Thursday, March 22, 2012

Oh never, oh never, oh never again

This past Saturday, I had what I will only describe as an "interesting" evening. If you weren't there and want more details, you'll have to find someone else to ask. For the purpose of this post, what you need to know is, I wound up in not the best of states due to no one's fault but my own (with a nice assist from circumstances). What has lingered for me since then, is not the sequence of events that lead up to what happened, though certainly there are lessons to be learned there, but more what happened after.

The guys I was riding on the float with took it upon themselves to make sure I was OK. Some of them literally carried me on their back. Then they did what needed to be done to make sure I would get better. Now, I'm sure some of them weren't thrilled about it. I have no doubt there was much grumbling. And you can be sure they'll make sure I don't forget anything about that day. But still, they were there for me. It's important to note here that theses guys aren't what I would call my best friends. Some are closer than others, and some are more so acquaintances, but on average we're talking right at the edge of "ask them to help me move furniture" level of friendship.

I now find myself in the unexpected position of both being indebted to someone (someones in this case) and also feeling a part of a large group. I wouldn't say I've been "Godfather" scared of owing people a favor, but I've certainly tried to avoid it when I can. "Atlas Shrugged" probably had more of an effect on me in that way than I care to admit. So it's certainly new for me, especially outside the realm of really close friends and family. The other new thing for me is the "belonging" feeling I take away from all of this. I'm not a rebel by any means, but I've often felt like an outsider in most things. With this group I've felt like that often. But after this, I'm not sure I can really feel that way anymore.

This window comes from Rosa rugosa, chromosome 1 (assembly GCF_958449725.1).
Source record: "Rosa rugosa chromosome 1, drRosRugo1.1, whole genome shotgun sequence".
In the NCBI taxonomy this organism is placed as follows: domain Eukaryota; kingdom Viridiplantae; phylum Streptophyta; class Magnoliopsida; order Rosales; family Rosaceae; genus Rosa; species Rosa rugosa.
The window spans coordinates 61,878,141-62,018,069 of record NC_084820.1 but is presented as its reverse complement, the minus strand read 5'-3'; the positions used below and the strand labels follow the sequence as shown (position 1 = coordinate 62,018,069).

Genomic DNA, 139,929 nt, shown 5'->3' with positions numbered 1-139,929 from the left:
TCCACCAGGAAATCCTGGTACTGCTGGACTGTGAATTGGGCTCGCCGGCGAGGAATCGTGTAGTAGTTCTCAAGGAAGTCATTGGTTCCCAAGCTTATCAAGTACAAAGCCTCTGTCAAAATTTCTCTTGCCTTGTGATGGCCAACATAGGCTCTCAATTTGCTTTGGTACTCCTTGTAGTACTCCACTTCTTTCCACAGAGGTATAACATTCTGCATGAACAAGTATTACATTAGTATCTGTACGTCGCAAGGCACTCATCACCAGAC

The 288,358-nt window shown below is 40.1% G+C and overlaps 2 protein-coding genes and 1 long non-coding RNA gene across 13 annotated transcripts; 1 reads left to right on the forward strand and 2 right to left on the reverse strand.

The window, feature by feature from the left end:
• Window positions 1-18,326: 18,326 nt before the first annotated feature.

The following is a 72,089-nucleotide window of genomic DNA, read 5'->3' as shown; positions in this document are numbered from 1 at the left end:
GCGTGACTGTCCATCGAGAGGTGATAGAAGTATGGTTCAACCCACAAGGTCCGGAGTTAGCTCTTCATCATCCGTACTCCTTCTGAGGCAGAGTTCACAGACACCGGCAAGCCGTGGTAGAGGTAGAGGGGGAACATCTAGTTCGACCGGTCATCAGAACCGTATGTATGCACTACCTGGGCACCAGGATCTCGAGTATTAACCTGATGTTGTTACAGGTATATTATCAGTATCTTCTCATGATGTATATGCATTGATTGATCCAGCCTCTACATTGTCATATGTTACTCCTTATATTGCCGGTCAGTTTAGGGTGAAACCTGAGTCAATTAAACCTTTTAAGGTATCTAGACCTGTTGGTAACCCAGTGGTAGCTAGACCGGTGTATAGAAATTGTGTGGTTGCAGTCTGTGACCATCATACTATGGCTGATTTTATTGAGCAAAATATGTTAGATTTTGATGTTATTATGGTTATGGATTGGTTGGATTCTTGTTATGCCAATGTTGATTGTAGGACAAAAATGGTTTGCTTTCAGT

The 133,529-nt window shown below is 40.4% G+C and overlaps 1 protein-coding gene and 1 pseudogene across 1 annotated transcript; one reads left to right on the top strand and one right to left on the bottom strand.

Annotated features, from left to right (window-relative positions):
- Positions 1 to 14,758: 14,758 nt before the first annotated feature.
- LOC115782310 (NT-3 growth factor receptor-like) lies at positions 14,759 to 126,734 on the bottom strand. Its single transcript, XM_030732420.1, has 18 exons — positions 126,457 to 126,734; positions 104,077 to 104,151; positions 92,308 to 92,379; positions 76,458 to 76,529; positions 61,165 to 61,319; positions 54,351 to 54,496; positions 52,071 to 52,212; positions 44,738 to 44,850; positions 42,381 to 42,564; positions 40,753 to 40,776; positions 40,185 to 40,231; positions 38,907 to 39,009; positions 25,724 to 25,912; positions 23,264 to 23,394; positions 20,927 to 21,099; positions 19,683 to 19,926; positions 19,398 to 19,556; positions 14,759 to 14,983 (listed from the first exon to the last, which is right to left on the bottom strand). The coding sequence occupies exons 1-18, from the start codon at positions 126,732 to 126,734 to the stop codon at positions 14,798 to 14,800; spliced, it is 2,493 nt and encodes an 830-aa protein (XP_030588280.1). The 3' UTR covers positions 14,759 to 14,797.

Well anyway, that's what's been on my mind the last few days. Sure it's a little navel-gaze-y, but, hey, it's my blog.

Other things of note: loving Castle and Psych proving that police shows with a dash/dump-truck of silly are for me, can't get enough of pop-culture references on TV shows regardless of format, when did lightbulbs get so complicated to buy?, why is booking travel to Rochester MN for work nearly impossible?

Thursday, March 15, 2012

Efficient vs Lazy

I've come to the belief that there are three variables relating to success: talent, luck, and effort. It's hard to get by with just one. Getting by with two is pretty common. Really succeeding requires all three. Talent I'm using to describe traits you are born with and that aren't that alterable. Think of the physical attributes necessary for some sports (height, large hands, etc.) or how some people innately get things like math or music. Luck is self explanatory, and is by definition uncontrollable. Effort is the one variable you can control.

I'm horrible with effort.

This relates a good bit to the last post, and this post itself is a symptom, but at the heart of it, I'm lazy. I've been called lazy for most of my life and I've always defended it, or at times wore it like a badge of honor. Not my finest moment. I've procrastinated for most of my life. In high school I spent more time figuring out my needed grade on the final to get an A in the class than actually studying. In college I decided most classes it was easy to get a B in but an A would require a lot more work and so went for just the B. Sure I've had success at times. Variables one and two worked out well. And sometimes I've put in just enough effort to do really well. The open question is why?